CancerCare Announces Relaunch of

Website offers free support for people facing lung cancer

NEW YORK, November 5, 2007—In recognition of Lung Cancer Awareness Month, CancerCare, a national non-profit that provides free counseling services to people facing a cancer diagnosis, has launched a new, enhanced version of, a website offering free support services for those facing lung cancer.

More than 200,000 people are expected to be diagnosed with lung cancer this year. Lung cancer is the second most diagnosed cancer in men and women (after prostate and breast, respectively), but it is the number one cause of cancer-related death. Moreover, more women die of lung cancer each year than breast, ovarian and cervical cancers combined.

“Being diagnosed with lung cancer pushes both patients and those who care for them into a strange and sometimes frightening new environment, and they really don’t know what to do to get some control over a very difficult change in their lives,” said Win Boerckel, CancerCare’s National Lung Cancer Program Coordinator. “CancerCare’s staff of professionally trained oncology social workers are there to assist them in navigating their diagnosis and treatment with answers, advice and, always, continuing support.”

At, people facing a diagnosis of lung cancer can find free professional support services and resources, including counseling, education, and financial assistance. By visiting the website, patients and loved ones can gain access to oncology social workers who provide both individual and group counseling, in person, over the phone or online, to answer questions, address concerns and provide information about cancer-related issues. Important information is also available on diagnosis, treatment, and clinical trials.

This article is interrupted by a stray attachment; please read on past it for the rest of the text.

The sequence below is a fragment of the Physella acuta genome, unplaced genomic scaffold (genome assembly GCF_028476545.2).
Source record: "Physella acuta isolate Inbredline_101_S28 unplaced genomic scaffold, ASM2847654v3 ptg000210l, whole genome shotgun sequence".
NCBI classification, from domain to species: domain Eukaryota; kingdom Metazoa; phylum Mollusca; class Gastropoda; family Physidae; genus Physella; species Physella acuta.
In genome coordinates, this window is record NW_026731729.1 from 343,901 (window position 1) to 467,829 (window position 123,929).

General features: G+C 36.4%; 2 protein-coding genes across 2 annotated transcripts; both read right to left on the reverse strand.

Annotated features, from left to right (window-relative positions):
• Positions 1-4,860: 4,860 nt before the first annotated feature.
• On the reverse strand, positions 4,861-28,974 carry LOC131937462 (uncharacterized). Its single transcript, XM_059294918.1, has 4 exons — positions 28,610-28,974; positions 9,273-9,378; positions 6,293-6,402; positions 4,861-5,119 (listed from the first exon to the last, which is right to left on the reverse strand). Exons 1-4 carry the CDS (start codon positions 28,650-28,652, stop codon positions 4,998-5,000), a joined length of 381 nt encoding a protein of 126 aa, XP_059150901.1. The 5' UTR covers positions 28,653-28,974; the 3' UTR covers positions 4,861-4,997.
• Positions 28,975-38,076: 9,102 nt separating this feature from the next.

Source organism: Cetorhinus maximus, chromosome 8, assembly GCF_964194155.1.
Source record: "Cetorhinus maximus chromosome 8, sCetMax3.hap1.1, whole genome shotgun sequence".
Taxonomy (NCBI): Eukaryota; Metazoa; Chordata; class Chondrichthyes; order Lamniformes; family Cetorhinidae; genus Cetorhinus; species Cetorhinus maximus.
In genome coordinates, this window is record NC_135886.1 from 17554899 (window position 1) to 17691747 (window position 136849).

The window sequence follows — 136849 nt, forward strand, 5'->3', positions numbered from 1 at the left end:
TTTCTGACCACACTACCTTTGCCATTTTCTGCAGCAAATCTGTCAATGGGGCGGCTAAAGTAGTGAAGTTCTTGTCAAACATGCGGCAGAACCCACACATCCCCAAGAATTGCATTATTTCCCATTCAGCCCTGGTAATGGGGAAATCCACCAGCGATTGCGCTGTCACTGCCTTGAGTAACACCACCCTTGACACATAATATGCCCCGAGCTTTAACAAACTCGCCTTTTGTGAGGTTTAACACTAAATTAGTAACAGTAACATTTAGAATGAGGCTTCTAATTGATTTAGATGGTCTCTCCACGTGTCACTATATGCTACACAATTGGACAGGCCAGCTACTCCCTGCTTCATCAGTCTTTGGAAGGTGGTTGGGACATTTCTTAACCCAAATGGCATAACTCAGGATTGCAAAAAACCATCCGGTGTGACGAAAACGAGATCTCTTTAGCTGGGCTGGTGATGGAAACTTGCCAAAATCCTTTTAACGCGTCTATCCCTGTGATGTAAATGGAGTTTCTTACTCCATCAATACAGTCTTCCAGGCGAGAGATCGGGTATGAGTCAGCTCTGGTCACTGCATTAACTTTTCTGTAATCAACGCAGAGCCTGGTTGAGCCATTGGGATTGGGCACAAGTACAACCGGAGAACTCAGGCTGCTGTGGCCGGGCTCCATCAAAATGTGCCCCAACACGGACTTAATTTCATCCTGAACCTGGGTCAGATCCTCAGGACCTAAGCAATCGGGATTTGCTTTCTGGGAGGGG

“CancerCare has motivated me to look at myself realistically, become an advocate, and feel that my experience and knowledge are valuable,” said Laurel Perton, a lung cancer survivor who has received counseling through CancerCare’s support groups. “I’ve learned to keep a balance; after all, I have nine grandchildren and interests outside of cancer. The group has taught me that it’s O.K. to ask for help when I need it. I cherish my life and hope it is a long one.”


In 1998, CancerCare founded as part of its ongoing programs for people with lung cancer. Its mission is to provide support and information for people with lung cancer, their caregivers and their loved ones. is supported by a generous grant from Genentech.

The psychosocial services CancerCare provides are integral to the treatment and care of cancer patients, according to a new report from the National Academies' Institute of Medicine. To ensure that cancer patients receive the best quality of care possible, the report calls on oncologists and health care providers to address their patients’ emotional and practical concerns arising from cancer, and cites CancerCare as leading provider of these services. The report, “Cancer Care for the Whole Patient: Meeting Psychosocial Health Needs,” is now available on the IOM website at

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